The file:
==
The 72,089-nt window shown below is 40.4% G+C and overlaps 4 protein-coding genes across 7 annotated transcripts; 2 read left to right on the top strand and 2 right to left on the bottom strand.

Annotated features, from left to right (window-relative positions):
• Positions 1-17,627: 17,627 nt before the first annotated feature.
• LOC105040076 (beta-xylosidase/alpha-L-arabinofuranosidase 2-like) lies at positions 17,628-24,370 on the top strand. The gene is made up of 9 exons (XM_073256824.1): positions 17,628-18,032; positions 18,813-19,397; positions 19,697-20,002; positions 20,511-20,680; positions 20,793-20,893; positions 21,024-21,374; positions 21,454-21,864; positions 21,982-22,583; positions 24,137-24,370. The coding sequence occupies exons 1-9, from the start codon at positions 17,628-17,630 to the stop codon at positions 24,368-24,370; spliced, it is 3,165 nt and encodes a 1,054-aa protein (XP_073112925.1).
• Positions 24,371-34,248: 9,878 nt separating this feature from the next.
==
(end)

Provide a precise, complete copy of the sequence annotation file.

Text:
The 72,089-nt window shown below is 40.4% G+C and overlaps 4 protein-coding genes across 7 annotated transcripts; 2 read left to right on the top strand and 2 right to left on the bottom strand.

Annotated features, from left to right (window-relative positions):
• Positions 1-17,627: 17,627 nt before the first annotated feature.
• LOC105040076 (beta-xylosidase/alpha-L-arabinofuranosidase 2-like) lies at positions 17,628-24,370 on the top strand. The gene is made up of 9 exons (XM_073256824.1): positions 17,628-18,032; positions 18,813-19,397; positions 19,697-20,002; positions 20,511-20,680; positions 20,793-20,893; positions 21,024-21,374; positions 21,454-21,864; positions 21,982-22,583; positions 24,137-24,370. The coding sequence occupies exons 1-9, from the start codon at positions 17,628-17,630 to the stop codon at positions 24,368-24,370; spliced, it is 3,165 nt and encodes a 1,054-aa protein (XP_073112925.1).
• Positions 24,371-34,248: 9,878 nt separating this feature from the next.